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MP criticises Camelford water poisoning report

By CG_News  |  Posted: April 18, 2013

  • Carole Cross, who died in 2004

  • The Lowemoor water plant

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NORTH CORNWALL MP Dan Rogerson and Lord Paul Tyler have described today’s report into the 1988 Lowermoor water poisoning incident in Camelford as a “bitter disappointment”.

The disaster happened when 20 tonnes of aluminium sulphate was dumped into the wrong tank at the Lowermoor water treatment works, near Camelford.

It turned the water supply to 20,000 people in North Cornwall highly acidic, with tap water containing massive levels of aluminium.

But today’s 677-page report by the Lowermoor Subgroup concluded that exposure to aluminium caused no delayed or persistent harm to Camelford resident.

This is despite an inquest last year into the death of Carole Cross, which said that there was a “very real possibility” that her death in 2004 was due to the ingestion of aluminium.

She died aged 59 from a unique neurological disease distantly related to Alzheimer’s.

Lord Tyler, North Cornwall's MP from 1992-2005, said: "After nearly 25 years, this is a bitter disappointment. Many local people will justifiably find it difficult to see how this group can conclude that exposure to the aluminium has caused no delayed or persistent harm, when the Coroner's conclusions in the recent case of Mrs Cross were so different.

"Meanwhile, the sub-group has failed to live up to the hopes of those of us who campaigned to set it up.

“Residents in the Lowermoor area will neither forget who was responsible at the time, nor thank the sub-group for glossing over this part of the story in their report today."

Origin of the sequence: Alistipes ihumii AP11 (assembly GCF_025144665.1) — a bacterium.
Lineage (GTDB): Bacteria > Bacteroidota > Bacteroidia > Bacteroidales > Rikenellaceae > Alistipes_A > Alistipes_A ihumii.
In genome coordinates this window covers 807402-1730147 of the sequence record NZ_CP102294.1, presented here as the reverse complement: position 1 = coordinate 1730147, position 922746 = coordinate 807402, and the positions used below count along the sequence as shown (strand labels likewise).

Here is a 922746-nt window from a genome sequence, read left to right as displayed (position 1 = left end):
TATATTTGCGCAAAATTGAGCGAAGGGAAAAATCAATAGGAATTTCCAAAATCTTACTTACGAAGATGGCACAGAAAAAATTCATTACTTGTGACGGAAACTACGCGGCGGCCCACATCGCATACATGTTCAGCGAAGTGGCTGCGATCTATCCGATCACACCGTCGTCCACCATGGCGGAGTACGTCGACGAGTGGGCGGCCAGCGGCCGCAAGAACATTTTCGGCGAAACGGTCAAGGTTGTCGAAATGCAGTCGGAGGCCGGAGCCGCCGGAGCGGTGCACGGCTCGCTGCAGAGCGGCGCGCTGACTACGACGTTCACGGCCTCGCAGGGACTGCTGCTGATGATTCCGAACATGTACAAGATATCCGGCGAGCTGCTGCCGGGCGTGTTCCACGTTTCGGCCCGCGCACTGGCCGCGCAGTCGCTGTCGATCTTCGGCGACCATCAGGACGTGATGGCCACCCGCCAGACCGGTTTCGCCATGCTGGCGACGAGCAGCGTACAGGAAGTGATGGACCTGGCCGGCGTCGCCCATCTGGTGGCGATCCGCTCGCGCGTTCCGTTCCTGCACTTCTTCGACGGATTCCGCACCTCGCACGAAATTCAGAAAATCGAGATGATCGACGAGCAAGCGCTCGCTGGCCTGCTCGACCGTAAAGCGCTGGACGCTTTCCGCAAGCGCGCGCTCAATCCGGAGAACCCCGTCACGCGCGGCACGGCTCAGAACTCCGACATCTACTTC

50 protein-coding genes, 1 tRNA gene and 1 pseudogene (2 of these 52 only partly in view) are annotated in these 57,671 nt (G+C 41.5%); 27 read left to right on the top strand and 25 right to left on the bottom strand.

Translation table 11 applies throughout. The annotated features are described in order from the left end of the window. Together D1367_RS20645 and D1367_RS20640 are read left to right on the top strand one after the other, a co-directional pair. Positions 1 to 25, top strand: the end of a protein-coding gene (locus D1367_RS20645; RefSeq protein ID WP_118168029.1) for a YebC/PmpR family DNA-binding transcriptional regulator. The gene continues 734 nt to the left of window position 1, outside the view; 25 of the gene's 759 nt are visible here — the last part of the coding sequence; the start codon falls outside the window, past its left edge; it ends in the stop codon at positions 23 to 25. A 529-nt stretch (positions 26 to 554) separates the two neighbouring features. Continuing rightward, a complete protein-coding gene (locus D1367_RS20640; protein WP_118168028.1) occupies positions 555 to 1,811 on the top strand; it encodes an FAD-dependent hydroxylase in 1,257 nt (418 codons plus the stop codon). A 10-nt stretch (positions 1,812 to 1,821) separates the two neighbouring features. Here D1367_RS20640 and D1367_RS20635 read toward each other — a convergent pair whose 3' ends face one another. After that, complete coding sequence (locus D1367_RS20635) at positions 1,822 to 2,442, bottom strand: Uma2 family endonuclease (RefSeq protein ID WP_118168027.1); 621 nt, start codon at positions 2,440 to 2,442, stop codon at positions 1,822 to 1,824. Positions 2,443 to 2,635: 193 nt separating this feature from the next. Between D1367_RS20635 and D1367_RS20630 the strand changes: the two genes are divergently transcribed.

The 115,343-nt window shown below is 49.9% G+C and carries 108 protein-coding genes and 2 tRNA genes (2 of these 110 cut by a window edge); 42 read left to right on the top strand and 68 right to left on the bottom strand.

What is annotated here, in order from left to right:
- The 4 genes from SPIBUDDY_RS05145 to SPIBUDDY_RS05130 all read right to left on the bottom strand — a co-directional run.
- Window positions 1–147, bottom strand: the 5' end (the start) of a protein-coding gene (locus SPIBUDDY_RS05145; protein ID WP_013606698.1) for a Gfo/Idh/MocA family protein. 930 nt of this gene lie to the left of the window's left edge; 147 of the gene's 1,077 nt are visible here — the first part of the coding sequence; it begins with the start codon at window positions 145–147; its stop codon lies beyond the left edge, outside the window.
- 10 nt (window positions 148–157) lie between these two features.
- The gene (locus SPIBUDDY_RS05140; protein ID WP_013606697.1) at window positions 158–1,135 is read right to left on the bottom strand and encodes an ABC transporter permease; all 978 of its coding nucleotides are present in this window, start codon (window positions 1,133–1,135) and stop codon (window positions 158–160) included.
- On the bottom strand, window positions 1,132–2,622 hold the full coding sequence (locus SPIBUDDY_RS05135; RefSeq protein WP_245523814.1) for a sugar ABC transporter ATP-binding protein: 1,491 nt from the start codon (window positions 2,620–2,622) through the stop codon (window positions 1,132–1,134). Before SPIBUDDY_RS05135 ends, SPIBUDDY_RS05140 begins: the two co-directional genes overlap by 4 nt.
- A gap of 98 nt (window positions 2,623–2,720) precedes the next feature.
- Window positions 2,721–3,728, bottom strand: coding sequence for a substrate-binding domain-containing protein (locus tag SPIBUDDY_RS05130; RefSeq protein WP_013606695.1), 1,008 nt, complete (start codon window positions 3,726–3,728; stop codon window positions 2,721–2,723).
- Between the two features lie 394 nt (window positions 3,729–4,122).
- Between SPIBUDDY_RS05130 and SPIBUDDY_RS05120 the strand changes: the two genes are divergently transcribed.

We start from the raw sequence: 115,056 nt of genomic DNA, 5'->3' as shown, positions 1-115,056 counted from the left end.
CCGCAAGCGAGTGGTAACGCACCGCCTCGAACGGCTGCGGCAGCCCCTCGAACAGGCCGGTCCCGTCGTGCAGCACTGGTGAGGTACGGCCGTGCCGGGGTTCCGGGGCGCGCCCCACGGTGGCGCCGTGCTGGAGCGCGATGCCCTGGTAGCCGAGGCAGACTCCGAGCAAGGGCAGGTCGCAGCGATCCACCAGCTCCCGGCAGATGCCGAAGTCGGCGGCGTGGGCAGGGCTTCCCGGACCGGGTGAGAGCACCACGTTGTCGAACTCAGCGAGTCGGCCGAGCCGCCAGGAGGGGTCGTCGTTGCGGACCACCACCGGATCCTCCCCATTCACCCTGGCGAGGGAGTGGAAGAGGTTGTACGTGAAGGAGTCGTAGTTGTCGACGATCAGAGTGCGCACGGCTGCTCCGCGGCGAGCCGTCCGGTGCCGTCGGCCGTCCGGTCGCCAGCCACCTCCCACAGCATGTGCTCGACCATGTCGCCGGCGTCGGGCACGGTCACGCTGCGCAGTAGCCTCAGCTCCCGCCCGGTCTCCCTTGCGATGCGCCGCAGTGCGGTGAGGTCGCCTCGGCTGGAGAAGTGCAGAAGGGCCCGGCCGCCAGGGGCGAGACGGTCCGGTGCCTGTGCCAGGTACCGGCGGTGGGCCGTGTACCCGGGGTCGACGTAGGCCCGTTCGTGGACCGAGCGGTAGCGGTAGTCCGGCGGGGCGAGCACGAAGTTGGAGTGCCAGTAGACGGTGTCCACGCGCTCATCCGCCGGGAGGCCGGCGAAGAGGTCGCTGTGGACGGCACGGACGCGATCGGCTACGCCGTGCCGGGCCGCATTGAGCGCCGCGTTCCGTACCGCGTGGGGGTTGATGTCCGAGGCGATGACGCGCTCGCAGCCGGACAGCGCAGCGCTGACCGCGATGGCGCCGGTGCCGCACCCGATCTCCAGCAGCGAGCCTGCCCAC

Mr Rogerson said: "I remain concerned that not enough medical evidence has been taken from those who were directly affected at the time and that much of the findings are based upon theoretical evidence rather than empirical research.

"In addition, the report has not considered the behaviour of those in authority at the time and will not therefore allay the concerns of those who feel that the priority was to prevent bad publicity rather than to protect the public."

The report said

- “Although the period of exposure to increased levels of aluminium was short, in view of the neurodevelopmental effects seen with aluminium in animal studies, we consider that the possibility of delayed or persistent harm to health should be explored also in those who were in utero at the time of the incident.”

- “The available data do not provide any evidence which indicates that the combination of metals which occurred as a result of the pollution incident would have caused, or would be expected to cause, delayed or persistent additive or synergistic effects.”

- “We recommend that further studies are conducted to determine whether consumption of the contaminated water is associated with an increased risk of abnormal neuropsychological status or any abnormal pattern of neuropathology.”

Click here to read the full report

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2 comments

  • kernow19  |  April 20 2013, 7:05AM

    About time this was put to bed once and for all now. Every year, without fail, it continues to crop up just before the start of the holiday season giving out negative publicity to potential visitors to the area.

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  • BobToronto  |  April 19 2013, 7:42PM

    Two politicians expressing a negative opinion of a 677 page report on the day it was released! Incredible speed reading or did they just read the executive summary. Is there is an executive summary? I have not started page one! Perhaps the politicians received an advance copy. If so, is this right? Or are they giving a negative opinion knowing that few will read the full text. Politicians should be concerned about the costs of a 677 page report of an event 25 years ago. How many thousands of pounds did the report cost? Bob

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